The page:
I have learned as a travel professional and frequent traveler that like most things that you purchase, you get what you pay for and there are really no giveaways. Travel vendors are in business to make money. Some prices are lower than others, but it just depends on when and where you go. To get the very best rates, you have to be able to travel ANY time. However, if you have specific dates, those deep discounts may not apply. The bottom line is, you have to do your homework to find the best rates for your travel dates and preferences. Happy traveling!

 

It’s a Family Affair

  • Watching the sun melt into the Caribbean Sea from the front of a cruise ship
  • Riding the gondola chair ride up to the top of the Isle of Capri
  • Driving golf carts on Catalina
  • Snorkeling in St. John
  • Climbing Dunns River Falls
  • Climbing the Great Wall of China

These are just a few of the experiences that our family has shared while traveling the world for the past 25 years. We began when our son Marcus was small and we’ve gone somewhere special every year since then. Some trips were domestic, others international, but all have allowed us to share some really good times.

Our first family trip was to the Bahamas when Marcus was one year old. When we arrived at the airport he was amazed at seeing so many people. That’s when we realized that his world really had only consisted of his baby sitter, a few relatives and us. So seeing hundreds of people walking down the concourse was quite an experience. He was elated and seemed to think that they’d all come to meet him. We knew then that he had the travel bug.

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Marcus has become a true citizen of the world and his experience has expanded his education far beyond what he was learning in school. We’ve always taken St. Augustine’s quote quite literally, “The world is a book and those who do not travel read only one page”.

When visiting the Island of Kiribati he saw children living in simple dwellings and playing with simple toys and realized that not all children were as fortunate as he was. While visiting the Acropolis he saw the Parthenon that he’d been studying in his world history class.

Much of our travel has been on cruise ships since cruising is a great way for families to travel together while enjoying many different activities – and there’s something onboard for every age group. So Marcus could play and go on scavenger hunts with other children while we enjoyed a little “grown folks” time. He also learned to meet and connect with other children from all over the world. On one of our early cruises our family was seated with a family from Sweden during dinner. They didn’t speak English and we certainly spoke no Swedish. But Marcus and the 2 children were able to connect because they all shared a love for ketchup. We’ve snorkeled in the Caribbean and one of our most memorable experiences was climbing up Dunns River Falls in Jamaica. Cruising also gave him exposure to fine dining and he learned to order multi-course meals at an early age. – although most of the time he preferred to eat chicken fingers & fries – and those were readily available too.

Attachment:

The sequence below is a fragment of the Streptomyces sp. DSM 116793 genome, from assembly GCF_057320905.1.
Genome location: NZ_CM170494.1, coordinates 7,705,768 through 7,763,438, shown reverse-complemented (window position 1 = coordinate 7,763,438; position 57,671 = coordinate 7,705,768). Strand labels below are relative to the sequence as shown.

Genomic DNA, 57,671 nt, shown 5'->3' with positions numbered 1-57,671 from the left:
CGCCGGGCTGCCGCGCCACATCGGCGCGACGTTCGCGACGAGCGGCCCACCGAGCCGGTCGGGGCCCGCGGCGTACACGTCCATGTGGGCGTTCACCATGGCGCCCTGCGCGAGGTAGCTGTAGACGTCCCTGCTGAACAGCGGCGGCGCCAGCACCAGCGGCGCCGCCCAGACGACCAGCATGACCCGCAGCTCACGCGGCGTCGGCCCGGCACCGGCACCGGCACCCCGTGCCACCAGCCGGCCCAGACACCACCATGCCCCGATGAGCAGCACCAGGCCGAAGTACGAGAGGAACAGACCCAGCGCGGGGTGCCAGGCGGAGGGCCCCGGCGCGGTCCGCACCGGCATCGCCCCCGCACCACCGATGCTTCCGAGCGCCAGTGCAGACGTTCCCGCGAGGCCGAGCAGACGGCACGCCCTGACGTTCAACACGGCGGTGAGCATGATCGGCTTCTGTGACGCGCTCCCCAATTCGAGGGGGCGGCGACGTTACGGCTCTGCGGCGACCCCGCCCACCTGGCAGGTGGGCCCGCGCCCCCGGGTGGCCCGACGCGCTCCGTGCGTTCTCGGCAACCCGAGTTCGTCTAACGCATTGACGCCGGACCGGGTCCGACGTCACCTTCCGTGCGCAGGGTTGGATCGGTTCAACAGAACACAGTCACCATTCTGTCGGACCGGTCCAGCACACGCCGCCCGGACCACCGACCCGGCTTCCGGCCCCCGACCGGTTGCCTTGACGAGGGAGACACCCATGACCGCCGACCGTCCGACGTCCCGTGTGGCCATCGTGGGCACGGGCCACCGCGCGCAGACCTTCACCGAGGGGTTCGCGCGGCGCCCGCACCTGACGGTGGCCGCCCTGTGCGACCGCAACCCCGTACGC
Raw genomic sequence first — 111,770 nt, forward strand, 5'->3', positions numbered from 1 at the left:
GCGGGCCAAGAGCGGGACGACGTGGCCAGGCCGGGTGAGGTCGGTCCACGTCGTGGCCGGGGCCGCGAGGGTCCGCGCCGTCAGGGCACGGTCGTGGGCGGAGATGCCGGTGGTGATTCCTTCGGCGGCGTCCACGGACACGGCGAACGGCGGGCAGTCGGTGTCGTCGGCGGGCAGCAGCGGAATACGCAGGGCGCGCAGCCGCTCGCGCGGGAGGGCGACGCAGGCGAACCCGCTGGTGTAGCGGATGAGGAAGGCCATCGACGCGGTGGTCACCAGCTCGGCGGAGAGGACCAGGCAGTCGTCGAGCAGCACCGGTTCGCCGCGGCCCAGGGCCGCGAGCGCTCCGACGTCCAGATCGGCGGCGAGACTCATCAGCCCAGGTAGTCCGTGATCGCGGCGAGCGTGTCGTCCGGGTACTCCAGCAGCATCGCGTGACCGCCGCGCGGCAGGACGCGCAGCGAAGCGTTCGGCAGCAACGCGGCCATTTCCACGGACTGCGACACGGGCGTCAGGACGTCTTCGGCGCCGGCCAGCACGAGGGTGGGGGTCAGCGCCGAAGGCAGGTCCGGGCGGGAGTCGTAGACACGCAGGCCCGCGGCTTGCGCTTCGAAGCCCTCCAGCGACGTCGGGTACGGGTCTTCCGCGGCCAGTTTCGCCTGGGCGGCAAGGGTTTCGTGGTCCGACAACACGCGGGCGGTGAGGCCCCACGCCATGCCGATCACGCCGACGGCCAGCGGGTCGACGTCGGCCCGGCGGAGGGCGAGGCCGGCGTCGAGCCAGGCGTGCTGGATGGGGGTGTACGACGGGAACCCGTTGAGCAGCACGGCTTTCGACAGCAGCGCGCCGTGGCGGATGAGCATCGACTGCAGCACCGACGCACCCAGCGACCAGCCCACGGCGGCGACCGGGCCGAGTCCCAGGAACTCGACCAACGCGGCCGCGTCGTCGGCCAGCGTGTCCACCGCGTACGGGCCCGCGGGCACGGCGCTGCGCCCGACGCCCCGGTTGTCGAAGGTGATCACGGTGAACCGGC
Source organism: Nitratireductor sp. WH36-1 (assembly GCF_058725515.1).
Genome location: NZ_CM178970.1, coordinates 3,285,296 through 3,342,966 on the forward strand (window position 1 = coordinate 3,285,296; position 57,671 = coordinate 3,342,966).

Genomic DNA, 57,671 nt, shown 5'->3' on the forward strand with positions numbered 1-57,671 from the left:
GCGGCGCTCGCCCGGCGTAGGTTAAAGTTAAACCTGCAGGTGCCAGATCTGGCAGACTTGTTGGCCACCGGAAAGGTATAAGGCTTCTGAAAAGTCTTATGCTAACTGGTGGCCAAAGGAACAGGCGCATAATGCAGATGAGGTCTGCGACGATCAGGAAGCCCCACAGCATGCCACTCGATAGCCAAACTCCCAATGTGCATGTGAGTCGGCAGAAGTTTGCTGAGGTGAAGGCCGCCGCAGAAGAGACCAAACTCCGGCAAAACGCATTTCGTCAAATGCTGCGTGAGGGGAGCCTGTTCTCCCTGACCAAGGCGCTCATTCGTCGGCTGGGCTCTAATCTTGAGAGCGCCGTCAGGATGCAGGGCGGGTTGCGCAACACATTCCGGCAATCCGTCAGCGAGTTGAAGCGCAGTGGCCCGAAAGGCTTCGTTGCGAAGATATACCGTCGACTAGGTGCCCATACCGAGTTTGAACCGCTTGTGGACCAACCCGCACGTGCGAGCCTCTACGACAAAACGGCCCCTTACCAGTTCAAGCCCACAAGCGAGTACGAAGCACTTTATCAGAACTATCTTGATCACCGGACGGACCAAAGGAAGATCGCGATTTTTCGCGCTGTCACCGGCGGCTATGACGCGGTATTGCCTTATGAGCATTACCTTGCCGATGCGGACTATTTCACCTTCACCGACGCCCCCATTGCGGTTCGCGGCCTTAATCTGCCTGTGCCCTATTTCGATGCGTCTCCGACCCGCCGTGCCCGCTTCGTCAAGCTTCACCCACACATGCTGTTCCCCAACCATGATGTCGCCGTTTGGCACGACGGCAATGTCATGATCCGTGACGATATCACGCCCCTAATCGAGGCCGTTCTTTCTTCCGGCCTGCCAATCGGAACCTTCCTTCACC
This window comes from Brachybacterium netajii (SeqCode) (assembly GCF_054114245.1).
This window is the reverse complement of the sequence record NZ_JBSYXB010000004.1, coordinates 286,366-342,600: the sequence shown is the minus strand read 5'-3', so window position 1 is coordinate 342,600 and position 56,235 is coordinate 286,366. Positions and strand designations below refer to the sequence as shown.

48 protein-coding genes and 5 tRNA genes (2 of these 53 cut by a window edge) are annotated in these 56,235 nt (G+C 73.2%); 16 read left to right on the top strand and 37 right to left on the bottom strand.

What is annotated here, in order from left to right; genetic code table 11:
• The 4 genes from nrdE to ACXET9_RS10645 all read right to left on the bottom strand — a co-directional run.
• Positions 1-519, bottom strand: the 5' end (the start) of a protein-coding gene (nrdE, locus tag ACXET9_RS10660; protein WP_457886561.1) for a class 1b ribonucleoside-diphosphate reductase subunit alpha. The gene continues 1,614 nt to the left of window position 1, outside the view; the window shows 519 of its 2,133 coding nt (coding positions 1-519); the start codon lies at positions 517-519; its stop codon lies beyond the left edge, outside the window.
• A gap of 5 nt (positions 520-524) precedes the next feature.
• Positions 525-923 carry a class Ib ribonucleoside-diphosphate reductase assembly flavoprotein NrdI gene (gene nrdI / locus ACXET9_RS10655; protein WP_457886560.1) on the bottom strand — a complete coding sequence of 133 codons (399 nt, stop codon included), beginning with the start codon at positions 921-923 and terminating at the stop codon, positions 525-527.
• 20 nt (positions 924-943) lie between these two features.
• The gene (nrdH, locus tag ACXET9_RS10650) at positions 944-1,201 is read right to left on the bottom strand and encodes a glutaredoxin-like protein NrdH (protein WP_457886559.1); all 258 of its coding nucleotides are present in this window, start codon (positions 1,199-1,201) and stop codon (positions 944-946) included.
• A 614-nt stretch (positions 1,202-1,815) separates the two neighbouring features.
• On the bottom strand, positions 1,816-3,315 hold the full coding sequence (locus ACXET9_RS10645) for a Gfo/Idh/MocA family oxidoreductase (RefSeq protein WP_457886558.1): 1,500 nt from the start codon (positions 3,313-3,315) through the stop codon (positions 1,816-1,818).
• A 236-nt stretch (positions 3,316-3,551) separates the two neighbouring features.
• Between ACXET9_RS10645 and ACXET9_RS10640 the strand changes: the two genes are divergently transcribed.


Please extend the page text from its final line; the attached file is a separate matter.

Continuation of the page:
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Our most recent adventure was spending 10 days in China where we visited Beijing, Suzhou, Hangzhou and Shanghai. We were truly captivated by the culture, cuisine and history of that ancient country. One of the highlights of the trip was climbing the Great Wall of China together. I’ll be honest, Robert and I didn’t exactly climb all the way to the top, but Marcus and his GoPro did, so we still got some amazing photos.

lee family at great wall

As much as we’ve traveled, we’ve seldom seen other Black families. We see other races of people with their children in tow or in backpacks, and we always ask, ‘Where are our families?” Of course money is always a challenge, and the more children that a family has, the bigger that challenge becomes. But we cannot afford to deprive our children of experiencing a world outside of their own neighborhood.

When I was growing up my parents also had a love for travel – but not much money to finance that passion. So sometimes our family trips consisted of loading us 3 kids into the back of our station wagon with a lunch and driving up the coast. Even that was an adventure to our little minds. And we made some great memories.

Even if parents don’t have much money they can expose their children to historical sites and attractions, even in their own hometown. “Two of the greatest gifts we can give our children are roots and wings.” — Hodding Carter

 

 

 

Are You Fit to Travel?

Jerry Rice is one of the all-time greatest NFL wide receivers. In addition to his on-field excellence, he was known for his incredible off-season training regimen. One aspect that was always mentioned was how he ran hills near his northern California home. Many other NFL players even came to train with him in the off- season, hoping to tap into some of the greatness that he exhibited on the field. That greatness eventually led him to the Hall of Fame.